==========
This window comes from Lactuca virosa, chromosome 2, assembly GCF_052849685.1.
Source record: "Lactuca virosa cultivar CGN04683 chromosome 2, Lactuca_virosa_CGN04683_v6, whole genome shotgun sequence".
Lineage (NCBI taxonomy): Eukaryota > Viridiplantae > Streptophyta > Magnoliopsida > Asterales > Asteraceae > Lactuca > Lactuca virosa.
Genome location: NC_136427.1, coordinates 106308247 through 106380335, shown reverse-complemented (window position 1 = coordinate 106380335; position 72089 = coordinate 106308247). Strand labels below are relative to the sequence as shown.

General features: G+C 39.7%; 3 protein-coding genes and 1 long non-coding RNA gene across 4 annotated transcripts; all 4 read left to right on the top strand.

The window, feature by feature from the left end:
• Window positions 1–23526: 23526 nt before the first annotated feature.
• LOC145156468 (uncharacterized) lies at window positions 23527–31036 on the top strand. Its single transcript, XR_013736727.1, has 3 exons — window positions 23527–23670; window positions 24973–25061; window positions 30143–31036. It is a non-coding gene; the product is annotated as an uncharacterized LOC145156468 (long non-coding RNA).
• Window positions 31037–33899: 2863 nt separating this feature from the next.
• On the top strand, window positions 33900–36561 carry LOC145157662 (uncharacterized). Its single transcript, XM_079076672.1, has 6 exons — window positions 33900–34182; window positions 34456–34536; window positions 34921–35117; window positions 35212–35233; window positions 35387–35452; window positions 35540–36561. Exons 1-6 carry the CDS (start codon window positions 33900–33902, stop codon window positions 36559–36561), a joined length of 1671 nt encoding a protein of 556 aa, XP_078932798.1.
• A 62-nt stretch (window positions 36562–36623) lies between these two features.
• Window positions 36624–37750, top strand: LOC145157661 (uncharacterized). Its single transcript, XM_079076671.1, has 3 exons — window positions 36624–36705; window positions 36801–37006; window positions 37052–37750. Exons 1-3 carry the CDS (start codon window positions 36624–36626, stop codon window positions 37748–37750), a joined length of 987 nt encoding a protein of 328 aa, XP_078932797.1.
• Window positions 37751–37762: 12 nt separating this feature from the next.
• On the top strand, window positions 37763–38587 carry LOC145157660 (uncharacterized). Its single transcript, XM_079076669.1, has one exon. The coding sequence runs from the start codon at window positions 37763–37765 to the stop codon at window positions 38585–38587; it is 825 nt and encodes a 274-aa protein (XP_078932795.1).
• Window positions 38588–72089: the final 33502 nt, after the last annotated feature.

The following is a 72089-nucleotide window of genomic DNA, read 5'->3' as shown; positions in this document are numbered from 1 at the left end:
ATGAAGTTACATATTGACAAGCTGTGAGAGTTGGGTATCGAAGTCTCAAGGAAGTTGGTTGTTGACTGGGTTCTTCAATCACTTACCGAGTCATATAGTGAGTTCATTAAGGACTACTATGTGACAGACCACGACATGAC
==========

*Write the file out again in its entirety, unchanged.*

This window comes from Lactuca virosa, chromosome 2, assembly GCF_052849685.1.
Source record: "Lactuca virosa cultivar CGN04683 chromosome 2, Lactuca_virosa_CGN04683_v6, whole genome shotgun sequence".
Lineage (NCBI taxonomy): Eukaryota > Viridiplantae > Streptophyta > Magnoliopsida > Asterales > Asteraceae > Lactuca > Lactuca virosa.
Genome location: NC_136427.1, coordinates 106308247 through 106380335, shown reverse-complemented (window position 1 = coordinate 106380335; position 72089 = coordinate 106308247). Strand labels below are relative to the sequence as shown.

General features: G+C 39.7%; 3 protein-coding genes and 1 long non-coding RNA gene across 4 annotated transcripts; all 4 read left to right on the top strand.

The window, feature by feature from the left end:
• Window positions 1–23526: 23526 nt before the first annotated feature.
• LOC145156468 (uncharacterized) lies at window positions 23527–31036 on the top strand. Its single transcript, XR_013736727.1, has 3 exons — window positions 23527–23670; window positions 24973–25061; window positions 30143–31036. It is a non-coding gene; the product is annotated as an uncharacterized LOC145156468 (long non-coding RNA).
• Window positions 31037–33899: 2863 nt separating this feature from the next.
• On the top strand, window positions 33900–36561 carry LOC145157662 (uncharacterized). Its single transcript, XM_079076672.1, has 6 exons — window positions 33900–34182; window positions 34456–34536; window positions 34921–35117; window positions 35212–35233; window positions 35387–35452; window positions 35540–36561. Exons 1-6 carry the CDS (start codon window positions 33900–33902, stop codon window positions 36559–36561), a joined length of 1671 nt encoding a protein of 556 aa, XP_078932798.1.
• A 62-nt stretch (window positions 36562–36623) lies between these two features.
• Window positions 36624–37750, top strand: LOC145157661 (uncharacterized). Its single transcript, XM_079076671.1, has 3 exons — window positions 36624–36705; window positions 36801–37006; window positions 37052–37750. Exons 1-3 carry the CDS (start codon window positions 36624–36626, stop codon window positions 37748–37750), a joined length of 987 nt encoding a protein of 328 aa, XP_078932797.1.
• Window positions 37751–37762: 12 nt separating this feature from the next.
• On the top strand, window positions 37763–38587 carry LOC145157660 (uncharacterized). Its single transcript, XM_079076669.1, has one exon. The coding sequence runs from the start codon at window positions 37763–37765 to the stop codon at window positions 38585–38587; it is 825 nt and encodes a 274-aa protein (XP_078932795.1).
• Window positions 38588–72089: the final 33502 nt, after the last annotated feature.

The following is a 72089-nucleotide window of genomic DNA, read 5'->3' as shown; positions in this document are numbered from 1 at the left end:
ATGAAGTTACATATTGACAAGCTGTGAGAGTTGGGTATCGAAGTCTCAAGGAAGTTGGTTGTTGACTGGGTTCTTCAATCACTTACCGAGTCATATAGTGAGTTCATTAAGGACTACTATGTGACAGACCACGACATGAC